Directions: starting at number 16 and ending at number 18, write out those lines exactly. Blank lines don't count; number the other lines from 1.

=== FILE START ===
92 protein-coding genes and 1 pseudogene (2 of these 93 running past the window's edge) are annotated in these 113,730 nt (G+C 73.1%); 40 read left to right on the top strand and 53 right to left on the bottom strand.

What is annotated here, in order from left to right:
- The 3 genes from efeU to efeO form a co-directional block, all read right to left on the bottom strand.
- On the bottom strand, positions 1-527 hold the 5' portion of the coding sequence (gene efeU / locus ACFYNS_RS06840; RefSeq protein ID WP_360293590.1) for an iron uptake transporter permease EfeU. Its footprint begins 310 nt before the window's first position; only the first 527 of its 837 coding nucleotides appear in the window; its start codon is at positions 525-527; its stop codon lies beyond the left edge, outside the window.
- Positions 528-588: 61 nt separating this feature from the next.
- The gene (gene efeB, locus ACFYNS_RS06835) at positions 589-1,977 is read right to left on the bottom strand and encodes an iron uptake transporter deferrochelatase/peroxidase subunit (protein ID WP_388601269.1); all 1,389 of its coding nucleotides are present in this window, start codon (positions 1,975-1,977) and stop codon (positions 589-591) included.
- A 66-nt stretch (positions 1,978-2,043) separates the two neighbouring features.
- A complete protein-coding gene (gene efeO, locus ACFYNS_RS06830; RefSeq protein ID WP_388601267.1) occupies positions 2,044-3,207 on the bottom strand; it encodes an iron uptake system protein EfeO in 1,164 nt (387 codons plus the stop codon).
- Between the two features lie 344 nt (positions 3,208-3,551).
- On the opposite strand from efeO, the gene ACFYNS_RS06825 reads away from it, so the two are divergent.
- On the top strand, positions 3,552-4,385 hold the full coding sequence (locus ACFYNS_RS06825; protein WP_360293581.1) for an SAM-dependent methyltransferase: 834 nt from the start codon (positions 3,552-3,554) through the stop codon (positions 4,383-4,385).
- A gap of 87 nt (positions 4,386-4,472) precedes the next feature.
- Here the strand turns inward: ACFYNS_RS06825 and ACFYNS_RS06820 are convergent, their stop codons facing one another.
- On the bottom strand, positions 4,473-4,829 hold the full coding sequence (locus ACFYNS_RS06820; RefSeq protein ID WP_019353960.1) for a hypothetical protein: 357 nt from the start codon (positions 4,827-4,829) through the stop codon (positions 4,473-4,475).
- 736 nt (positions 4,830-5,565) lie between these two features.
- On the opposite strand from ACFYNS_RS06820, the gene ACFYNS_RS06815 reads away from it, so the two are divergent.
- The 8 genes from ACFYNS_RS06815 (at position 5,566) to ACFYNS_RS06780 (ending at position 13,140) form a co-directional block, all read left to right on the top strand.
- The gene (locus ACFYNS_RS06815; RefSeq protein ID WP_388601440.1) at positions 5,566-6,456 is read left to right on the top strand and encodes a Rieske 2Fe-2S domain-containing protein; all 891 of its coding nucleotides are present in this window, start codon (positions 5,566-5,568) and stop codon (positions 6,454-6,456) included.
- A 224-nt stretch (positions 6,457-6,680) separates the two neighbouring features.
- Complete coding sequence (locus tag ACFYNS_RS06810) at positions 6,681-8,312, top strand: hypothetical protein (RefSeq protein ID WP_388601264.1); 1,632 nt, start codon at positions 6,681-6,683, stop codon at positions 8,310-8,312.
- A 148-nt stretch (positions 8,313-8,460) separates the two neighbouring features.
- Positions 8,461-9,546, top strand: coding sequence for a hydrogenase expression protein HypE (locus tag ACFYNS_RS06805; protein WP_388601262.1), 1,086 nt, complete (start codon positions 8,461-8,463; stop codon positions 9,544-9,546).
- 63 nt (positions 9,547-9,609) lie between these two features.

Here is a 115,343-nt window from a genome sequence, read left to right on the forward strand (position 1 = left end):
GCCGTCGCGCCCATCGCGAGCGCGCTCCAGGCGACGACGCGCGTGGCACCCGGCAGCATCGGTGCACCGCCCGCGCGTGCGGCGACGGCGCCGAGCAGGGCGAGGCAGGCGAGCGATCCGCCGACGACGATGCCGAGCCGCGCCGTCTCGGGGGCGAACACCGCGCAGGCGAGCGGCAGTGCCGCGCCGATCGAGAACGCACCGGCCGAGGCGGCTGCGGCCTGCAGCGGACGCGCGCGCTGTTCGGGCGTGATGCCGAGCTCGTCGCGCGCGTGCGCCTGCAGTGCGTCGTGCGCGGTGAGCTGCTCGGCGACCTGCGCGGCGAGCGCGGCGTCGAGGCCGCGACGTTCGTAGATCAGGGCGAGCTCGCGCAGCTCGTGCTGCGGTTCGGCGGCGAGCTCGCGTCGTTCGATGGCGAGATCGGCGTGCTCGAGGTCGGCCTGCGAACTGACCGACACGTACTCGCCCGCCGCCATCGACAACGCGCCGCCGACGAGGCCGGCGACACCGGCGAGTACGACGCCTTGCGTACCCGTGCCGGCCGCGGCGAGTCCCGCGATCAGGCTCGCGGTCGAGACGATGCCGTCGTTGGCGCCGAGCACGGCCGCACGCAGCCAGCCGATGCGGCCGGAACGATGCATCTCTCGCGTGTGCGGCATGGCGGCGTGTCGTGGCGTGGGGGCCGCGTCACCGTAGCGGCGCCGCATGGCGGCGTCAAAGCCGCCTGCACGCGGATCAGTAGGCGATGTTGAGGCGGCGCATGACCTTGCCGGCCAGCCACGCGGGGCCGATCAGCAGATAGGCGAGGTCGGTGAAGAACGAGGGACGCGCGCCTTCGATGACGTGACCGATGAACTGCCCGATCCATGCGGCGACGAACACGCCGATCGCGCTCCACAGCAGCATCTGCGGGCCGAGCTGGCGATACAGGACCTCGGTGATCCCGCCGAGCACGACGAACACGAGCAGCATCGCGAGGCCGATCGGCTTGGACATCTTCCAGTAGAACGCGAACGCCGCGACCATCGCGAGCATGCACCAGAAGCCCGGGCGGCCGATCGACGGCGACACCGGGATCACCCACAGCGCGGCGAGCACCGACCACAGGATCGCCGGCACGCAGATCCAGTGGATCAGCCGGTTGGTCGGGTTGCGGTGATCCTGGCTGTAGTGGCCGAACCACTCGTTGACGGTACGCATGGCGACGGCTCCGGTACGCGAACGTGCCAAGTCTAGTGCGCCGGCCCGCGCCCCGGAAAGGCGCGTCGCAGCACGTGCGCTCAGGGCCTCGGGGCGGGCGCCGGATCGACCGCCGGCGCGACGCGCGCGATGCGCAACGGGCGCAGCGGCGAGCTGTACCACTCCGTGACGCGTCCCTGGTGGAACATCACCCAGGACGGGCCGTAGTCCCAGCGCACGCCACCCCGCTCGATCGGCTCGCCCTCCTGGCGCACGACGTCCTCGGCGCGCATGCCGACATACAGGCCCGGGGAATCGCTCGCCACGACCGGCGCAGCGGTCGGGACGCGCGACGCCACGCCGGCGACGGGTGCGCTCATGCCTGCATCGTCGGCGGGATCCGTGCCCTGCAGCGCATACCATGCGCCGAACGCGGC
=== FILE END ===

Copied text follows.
- On the opposite strand from ACFYNS_RS06820, the gene ACFYNS_RS06815 reads away from it, so the two are divergent.
- The 8 genes from ACFYNS_RS06815 (at position 5,566) to ACFYNS_RS06780 (ending at position 13,140) form a co-directional block, all read left to right on the top strand.
- The gene (locus ACFYNS_RS06815; RefSeq protein ID WP_388601440.1) at positions 5,566-6,456 is read left to right on the top strand and encodes a Rieske 2Fe-2S domain-containing protein; all 891 of its coding nucleotides are present in this window, start codon (positions 5,566-5,568) and stop codon (positions 6,454-6,456) included.